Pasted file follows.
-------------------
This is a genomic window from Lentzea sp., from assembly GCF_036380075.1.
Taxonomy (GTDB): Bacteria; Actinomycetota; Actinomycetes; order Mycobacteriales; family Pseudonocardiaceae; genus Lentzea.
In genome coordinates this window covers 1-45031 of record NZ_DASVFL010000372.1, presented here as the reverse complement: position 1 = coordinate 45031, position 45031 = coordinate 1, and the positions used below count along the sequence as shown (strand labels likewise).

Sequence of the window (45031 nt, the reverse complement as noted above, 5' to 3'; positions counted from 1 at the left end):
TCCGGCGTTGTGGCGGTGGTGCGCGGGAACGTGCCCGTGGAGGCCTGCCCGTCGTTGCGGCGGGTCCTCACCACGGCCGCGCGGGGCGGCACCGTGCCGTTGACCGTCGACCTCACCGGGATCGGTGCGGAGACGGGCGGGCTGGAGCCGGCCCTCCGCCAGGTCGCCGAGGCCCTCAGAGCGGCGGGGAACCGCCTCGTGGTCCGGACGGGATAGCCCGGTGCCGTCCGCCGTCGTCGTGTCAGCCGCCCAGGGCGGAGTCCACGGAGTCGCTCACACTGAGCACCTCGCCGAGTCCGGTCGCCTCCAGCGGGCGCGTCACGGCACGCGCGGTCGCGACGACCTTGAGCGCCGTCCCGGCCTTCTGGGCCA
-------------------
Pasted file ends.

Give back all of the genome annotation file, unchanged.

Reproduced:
This is a genomic window from Lentzea sp., from assembly GCF_036380075.1.
Taxonomy (GTDB): Bacteria; Actinomycetota; Actinomycetes; order Mycobacteriales; family Pseudonocardiaceae; genus Lentzea.
In genome coordinates this window covers 1-45031 of record NZ_DASVFL010000372.1, presented here as the reverse complement: position 1 = coordinate 45031, position 45031 = coordinate 1, and the positions used below count along the sequence as shown (strand labels likewise).

Sequence of the window (45031 nt, the reverse complement as noted above, 5' to 3'; positions counted from 1 at the left end):
TCCGGCGTTGTGGCGGTGGTGCGCGGGAACGTGCCCGTGGAGGCCTGCCCGTCGTTGCGGCGGGTCCTCACCACGGCCGCGCGGGGCGGCACCGTGCCGTTGACCGTCGACCTCACCGGGATCGGTGCGGAGACGGGCGGGCTGGAGCCGGCCCTCCGCCAGGTCGCCGAGGCCCTCAGAGCGGCGGGGAACCGCCTCGTGGTCCGGACGGGATAGCCCGGTGCCGTCCGCCGTCGTCGTGTCAGCCGCCCAGGGCGGAGTCCACGGAGTCGCTCACACTGAGCACCTCGCCGAGTCCGGTCGCCTCCAGCGGGCGCGTCACGGCACGCGCGGTCGCGACGACCTTGAGCGCCGTCCCGGCCTTCTGGGCCA